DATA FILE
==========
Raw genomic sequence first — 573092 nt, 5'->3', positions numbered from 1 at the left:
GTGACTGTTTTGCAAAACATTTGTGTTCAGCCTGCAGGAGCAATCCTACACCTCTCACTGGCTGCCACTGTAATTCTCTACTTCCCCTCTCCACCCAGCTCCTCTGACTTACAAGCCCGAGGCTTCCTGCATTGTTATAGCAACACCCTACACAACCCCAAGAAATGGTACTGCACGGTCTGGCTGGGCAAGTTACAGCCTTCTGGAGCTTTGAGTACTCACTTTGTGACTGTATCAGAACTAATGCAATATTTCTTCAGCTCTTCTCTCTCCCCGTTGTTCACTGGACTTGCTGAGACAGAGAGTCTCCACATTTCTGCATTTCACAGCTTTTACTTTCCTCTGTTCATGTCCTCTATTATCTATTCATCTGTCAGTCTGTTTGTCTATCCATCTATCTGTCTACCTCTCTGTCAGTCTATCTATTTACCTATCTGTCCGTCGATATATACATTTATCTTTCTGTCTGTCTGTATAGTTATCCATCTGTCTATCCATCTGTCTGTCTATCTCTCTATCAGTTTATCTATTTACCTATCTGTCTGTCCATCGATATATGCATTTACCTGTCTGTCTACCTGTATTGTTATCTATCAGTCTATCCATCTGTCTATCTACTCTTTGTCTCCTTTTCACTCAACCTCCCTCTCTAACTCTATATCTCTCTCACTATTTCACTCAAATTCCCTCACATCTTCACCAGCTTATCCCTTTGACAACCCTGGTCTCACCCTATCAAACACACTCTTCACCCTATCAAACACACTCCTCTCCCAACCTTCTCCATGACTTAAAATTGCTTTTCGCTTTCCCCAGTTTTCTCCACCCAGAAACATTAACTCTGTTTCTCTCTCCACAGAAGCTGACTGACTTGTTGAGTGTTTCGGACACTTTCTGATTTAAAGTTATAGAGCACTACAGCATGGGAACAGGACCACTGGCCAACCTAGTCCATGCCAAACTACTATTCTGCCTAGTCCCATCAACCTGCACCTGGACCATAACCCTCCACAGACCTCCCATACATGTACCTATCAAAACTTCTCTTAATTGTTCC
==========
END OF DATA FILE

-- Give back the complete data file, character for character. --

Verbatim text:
Raw genomic sequence first — 573092 nt, 5'->3', positions numbered from 1 at the left:
GTGACTGTTTTGCAAAACATTTGTGTTCAGCCTGCAGGAGCAATCCTACACCTCTCACTGGCTGCCACTGTAATTCTCTACTTCCCCTCTCCACCCAGCTCCTCTGACTTACAAGCCCGAGGCTTCCTGCATTGTTATAGCAACACCCTACACAACCCCAAGAAATGGTACTGCACGGTCTGGCTGGGCAAGTTACAGCCTTCTGGAGCTTTGAGTACTCACTTTGTGACTGTATCAGAACTAATGCAATATTTCTTCAGCTCTTCTCTCTCCCCGTTGTTCACTGGACTTGCTGAGACAGAGAGTCTCCACATTTCTGCATTTCACAGCTTTTACTTTCCTCTGTTCATGTCCTCTATTATCTATTCATCTGTCAGTCTGTTTGTCTATCCATCTATCTGTCTACCTCTCTGTCAGTCTATCTATTTACCTATCTGTCCGTCGATATATACATTTATCTTTCTGTCTGTCTGTATAGTTATCCATCTGTCTATCCATCTGTCTGTCTATCTCTCTATCAGTTTATCTATTTACCTATCTGTCTGTCCATCGATATATGCATTTACCTGTCTGTCTACCTGTATTGTTATCTATCAGTCTATCCATCTGTCTATCTACTCTTTGTCTCCTTTTCACTCAACCTCCCTCTCTAACTCTATATCTCTCTCACTATTTCACTCAAATTCCCTCACATCTTCACCAGCTTATCCCTTTGACAACCCTGGTCTCACCCTATCAAACACACTCTTCACCCTATCAAACACACTCCTCTCCCAACCTTCTCCATGACTTAAAATTGCTTTTCGCTTTCCCCAGTTTTCTCCACCCAGAAACATTAACTCTGTTTCTCTCTCCACAGAAGCTGACTGACTTGTTGAGTGTTTCGGACACTTTCTGATTTAAAGTTATAGAGCACTACAGCATGGGAACAGGACCACTGGCCAACCTAGTCCATGCCAAACTACTATTCTGCCTAGTCCCATCAACCTGCACCTGGACCATAACCCTCCACAGACCTCCCATACATGTACCTATCAAAACTTCTCTTAATTGTTCC